5 Forces Model
1. Threat of Substitute Products (strong)
2. Bargaining Power of Suppliers (strong)
3. Existing Rivalry (moderate)
4. Bargaining Power of Buyers (weak as individuals, strong as group)
5. Threat of New Entrants (weak)
In this case, the threat of substitute products is far and away the strongest force on the movie theater industry. As stated in the case, “in 1995 movie exhibitors confronted new challenges from video rentals and cable TV.” VCR’s had penetrated the American market at almost 80%. Consumer preferences were clearly being demonstrated and purchasing or renting videocassettes was winning out over making a trip to the local movie theater.
Suppliers also had a serious amount of power in this case. Studies cited in the case determined that the number one factor for whether people would go to see a movie was the film itself. In this sense, film studios had a considerable amount of negotiating power when licensing their films to theaters. If theaters could not secure the rights to a popular new movie, they would miss out on considerable revenue.
The rivalry that existed between theaters was also prominent. The consolidation of many small theaters into the larger companies provided higher levels of competition. Theaters were undergoing major changes and the companies that had the funding to stay at the forefront of consumer preferences would win out. The top ten exhibitors controlled more than 50% of the movie screens in the industry, with the rest mostly fragmented. Profitability amongst these was widely varied, so which of them would last the test of time would be known in the coming years.
Moviegoers themselves did not have much individual power in the transaction. If they had their heart set on going to the movie they would pay the price of admission and possibly concessions as well, but did not have the leverage to negotiate either of those. However as a group, they were possibly the most powerful force on the industry. People vote with their dollars, and if consumers did not like a movie or a specific theater it was very quickly known. The theaters that got the licensing for popular movies and had the preferred amenities would ultimately prove successful.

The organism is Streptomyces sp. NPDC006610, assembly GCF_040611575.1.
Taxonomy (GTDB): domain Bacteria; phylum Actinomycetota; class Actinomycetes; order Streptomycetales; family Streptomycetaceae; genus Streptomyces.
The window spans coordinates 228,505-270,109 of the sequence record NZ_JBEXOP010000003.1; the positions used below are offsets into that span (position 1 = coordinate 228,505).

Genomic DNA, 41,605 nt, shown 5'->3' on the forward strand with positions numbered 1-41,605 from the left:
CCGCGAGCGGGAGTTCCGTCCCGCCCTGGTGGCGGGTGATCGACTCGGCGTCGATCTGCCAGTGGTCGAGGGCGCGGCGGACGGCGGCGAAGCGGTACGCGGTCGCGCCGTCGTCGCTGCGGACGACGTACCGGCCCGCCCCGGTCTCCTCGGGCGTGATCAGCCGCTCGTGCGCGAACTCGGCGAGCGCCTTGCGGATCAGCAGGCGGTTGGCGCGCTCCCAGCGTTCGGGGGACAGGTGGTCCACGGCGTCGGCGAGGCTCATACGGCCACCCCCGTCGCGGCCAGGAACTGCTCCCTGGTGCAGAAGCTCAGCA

The threat of new entrants in this industry was very low. As mentioned, the small theaters were consolidating into larger groups. Therefore, if a firm had the intention to make any sort of splash in the movie theater industry they would need an enormous amount of capital. A small theater could easily be built, but attracting customers and securing film rights is a much more difficult task.
Summary: Depending on how the bargaining power of buyers is defined, that could be the most influential force on the industry or the least. Most if classified as a group, or least if it means just the individual consumer. The threat of substitutes could pose to be an enormous threat as technology improves and allows more homes to be able to afford new types of entertainment. The rivalry between firms always stands to be a threat to theaters, but as more consolidation happens that will probably increase competitiveness. It is unlikely that new entrants will pose any real threat to existing firms.
The two main driving forces in the movie theater industry are somewhat connected. The first being that consumers are increasingly investing in new technologies, namely VCR’s and cable television, that allows them to get the same sort of visual entertainment within their own home. The second is the development of these same technologies to allow the common consumer to be able to afford them. One other force causing change in the industry was the consolidation of smaller theaters into larger groups.
In the mid-1990’s, consumers had the new luxury to be able to go to a store and rent their preferred movies on videocassette.